Parkland Student Slams NRA for Promoting Gun That Looks Like Cellphone on Website

A black pistol. A concealed weapon that looks like a cell phone is being promoted on the NRA's website. The cell phone looking product will be one of the featured products at the annual NRA meeting. Getty Images

Parkland student and shooting survivor Jaclyn Corin took to Twitter to slam the National Rifle Association on Tuesday for promoting a gun that looks like a cell phone.

The weapon, featured on the NRA's website, is called the "Ideal Conceal" and resembles the ubiquitous smartphone carried by millions of people.

"The Cellphone Pistol offers a great option for self-defense along with max concealment," the NRA's website boasts. "The shape will not print as a pistol, yet can be drawn and fired quickly."

Corin, in response, retweeted a research fellow from Media Matters and blamed the NRA for "enforcing the normality of shooting other people."

"Even more people will be targeted by law enforcement b/c they 'look' like they're carrying a weapon, especially POC," Corin wrote. "The NRA continuously advertises with human figures as targets, enforcing the normality of shooting other people…"

The company specializes in making concealed weapons that look like cellphones. The product, which is a double barrel gun, is described on the Ideal Conceal website as a gun that is easy to use.

"From soccer moms to professionals of every type, this gun allows you the option of not being a victim," the website states.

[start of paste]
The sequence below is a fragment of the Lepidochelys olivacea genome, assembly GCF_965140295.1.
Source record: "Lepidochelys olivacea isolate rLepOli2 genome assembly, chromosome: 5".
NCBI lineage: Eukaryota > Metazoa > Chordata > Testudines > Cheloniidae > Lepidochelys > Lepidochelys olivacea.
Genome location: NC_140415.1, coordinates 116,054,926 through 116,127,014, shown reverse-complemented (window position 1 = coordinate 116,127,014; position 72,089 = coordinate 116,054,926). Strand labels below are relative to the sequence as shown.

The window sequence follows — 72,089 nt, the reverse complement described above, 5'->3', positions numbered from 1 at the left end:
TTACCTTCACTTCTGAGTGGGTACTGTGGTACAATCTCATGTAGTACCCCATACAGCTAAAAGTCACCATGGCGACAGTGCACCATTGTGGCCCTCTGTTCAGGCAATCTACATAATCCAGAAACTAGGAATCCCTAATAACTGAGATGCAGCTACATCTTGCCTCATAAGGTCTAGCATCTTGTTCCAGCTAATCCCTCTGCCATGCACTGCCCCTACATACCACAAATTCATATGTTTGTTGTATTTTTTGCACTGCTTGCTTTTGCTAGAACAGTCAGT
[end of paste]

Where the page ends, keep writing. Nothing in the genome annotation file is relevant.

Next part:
The concealed weapon is also described as "virtually undetectable" and as such, can likely easily be mistaken for a cellphone. A picture in the description shows a man sticking the phone in his back pocket as if it were a cell phone.

"Smartphones are EVERYWHERE, so your new pistol will easily blend in with today's environment. In its locked position it will be virtually undetectable because it hides in plain sight," the website states.

Newsweek has reached out to the NRA and the Ideal Conceal website for comment on the concealed weapon but did not hear back in time for publication.

The NRA and Ideal Conceal did not immediately return Newsweek's request for comment.

Corin, alongside other students from Marjory Stoneman Douglas High School, has been outspoken in her advocacy for gun control in the wake of the mass shooting at the school in February that left 17 people dead. This isn't the first time Corin has spoken out against the NRA. In March, she responded after the association tweeted that gun control activists were trying to "diminish people's life experiences."

"Gun control activists diminishing people's life experiences...? What about the 17 lives that were cut short by an AR-15?" Corin wrote.

Parkland Student Slams NRA for Promoting Gun That Looks Like Cellphone on Website | U.S.